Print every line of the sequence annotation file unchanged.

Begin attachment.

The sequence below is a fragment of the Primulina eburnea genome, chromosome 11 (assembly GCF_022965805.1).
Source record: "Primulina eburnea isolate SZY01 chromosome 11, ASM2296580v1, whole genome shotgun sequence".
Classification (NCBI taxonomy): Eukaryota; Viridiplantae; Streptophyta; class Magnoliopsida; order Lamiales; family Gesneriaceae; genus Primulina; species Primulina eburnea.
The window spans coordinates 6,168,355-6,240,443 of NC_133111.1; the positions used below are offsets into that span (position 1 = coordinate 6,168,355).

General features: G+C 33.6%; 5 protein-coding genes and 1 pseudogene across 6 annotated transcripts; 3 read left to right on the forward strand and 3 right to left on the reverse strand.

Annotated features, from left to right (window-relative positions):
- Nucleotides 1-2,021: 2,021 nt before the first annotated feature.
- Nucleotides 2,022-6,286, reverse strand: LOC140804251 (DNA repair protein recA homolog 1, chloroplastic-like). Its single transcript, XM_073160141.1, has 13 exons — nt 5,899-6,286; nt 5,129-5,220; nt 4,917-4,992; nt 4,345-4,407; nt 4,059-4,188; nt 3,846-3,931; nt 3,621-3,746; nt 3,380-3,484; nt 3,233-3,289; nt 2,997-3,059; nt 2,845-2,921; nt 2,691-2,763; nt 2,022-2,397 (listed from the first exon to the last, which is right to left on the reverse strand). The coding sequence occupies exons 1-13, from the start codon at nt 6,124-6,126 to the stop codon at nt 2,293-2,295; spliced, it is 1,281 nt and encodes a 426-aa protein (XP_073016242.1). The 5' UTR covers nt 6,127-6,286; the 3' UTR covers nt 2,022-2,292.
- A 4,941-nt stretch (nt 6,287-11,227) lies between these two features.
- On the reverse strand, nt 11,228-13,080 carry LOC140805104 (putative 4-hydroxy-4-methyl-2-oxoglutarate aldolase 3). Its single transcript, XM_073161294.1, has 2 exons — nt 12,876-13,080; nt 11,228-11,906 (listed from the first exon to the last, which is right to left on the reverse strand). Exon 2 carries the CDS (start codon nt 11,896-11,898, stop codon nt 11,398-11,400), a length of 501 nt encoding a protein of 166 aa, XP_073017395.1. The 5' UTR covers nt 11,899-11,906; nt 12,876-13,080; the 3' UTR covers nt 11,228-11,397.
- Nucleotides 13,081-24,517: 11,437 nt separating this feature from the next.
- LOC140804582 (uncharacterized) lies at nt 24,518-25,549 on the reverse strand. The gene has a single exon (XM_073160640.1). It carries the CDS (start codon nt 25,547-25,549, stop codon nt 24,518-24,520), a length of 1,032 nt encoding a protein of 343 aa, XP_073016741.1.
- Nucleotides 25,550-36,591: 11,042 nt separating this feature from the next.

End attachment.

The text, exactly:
The sequence below is a fragment of the Primulina eburnea genome, chromosome 11 (assembly GCF_022965805.1).
Source record: "Primulina eburnea isolate SZY01 chromosome 11, ASM2296580v1, whole genome shotgun sequence".
Classification (NCBI taxonomy): Eukaryota; Viridiplantae; Streptophyta; class Magnoliopsida; order Lamiales; family Gesneriaceae; genus Primulina; species Primulina eburnea.
The window spans coordinates 6,168,355-6,240,443 of NC_133111.1; the positions used below are offsets into that span (position 1 = coordinate 6,168,355).

General features: G+C 33.6%; 5 protein-coding genes and 1 pseudogene across 6 annotated transcripts; 3 read left to right on the forward strand and 3 right to left on the reverse strand.

Annotated features, from left to right (window-relative positions):
- Nucleotides 1-2,021: 2,021 nt before the first annotated feature.
- Nucleotides 2,022-6,286, reverse strand: LOC140804251 (DNA repair protein recA homolog 1, chloroplastic-like). Its single transcript, XM_073160141.1, has 13 exons — nt 5,899-6,286; nt 5,129-5,220; nt 4,917-4,992; nt 4,345-4,407; nt 4,059-4,188; nt 3,846-3,931; nt 3,621-3,746; nt 3,380-3,484; nt 3,233-3,289; nt 2,997-3,059; nt 2,845-2,921; nt 2,691-2,763; nt 2,022-2,397 (listed from the first exon to the last, which is right to left on the reverse strand). The coding sequence occupies exons 1-13, from the start codon at nt 6,124-6,126 to the stop codon at nt 2,293-2,295; spliced, it is 1,281 nt and encodes a 426-aa protein (XP_073016242.1). The 5' UTR covers nt 6,127-6,286; the 3' UTR covers nt 2,022-2,292.
- A 4,941-nt stretch (nt 6,287-11,227) lies between these two features.
- On the reverse strand, nt 11,228-13,080 carry LOC140805104 (putative 4-hydroxy-4-methyl-2-oxoglutarate aldolase 3). Its single transcript, XM_073161294.1, has 2 exons — nt 12,876-13,080; nt 11,228-11,906 (listed from the first exon to the last, which is right to left on the reverse strand). Exon 2 carries the CDS (start codon nt 11,896-11,898, stop codon nt 11,398-11,400), a length of 501 nt encoding a protein of 166 aa, XP_073017395.1. The 5' UTR covers nt 11,899-11,906; nt 12,876-13,080; the 3' UTR covers nt 11,228-11,397.
- Nucleotides 13,081-24,517: 11,437 nt separating this feature from the next.
- LOC140804582 (uncharacterized) lies at nt 24,518-25,549 on the reverse strand. The gene has a single exon (XM_073160640.1). It carries the CDS (start codon nt 25,547-25,549, stop codon nt 24,518-24,520), a length of 1,032 nt encoding a protein of 343 aa, XP_073016741.1.
- Nucleotides 25,550-36,591: 11,042 nt separating this feature from the next.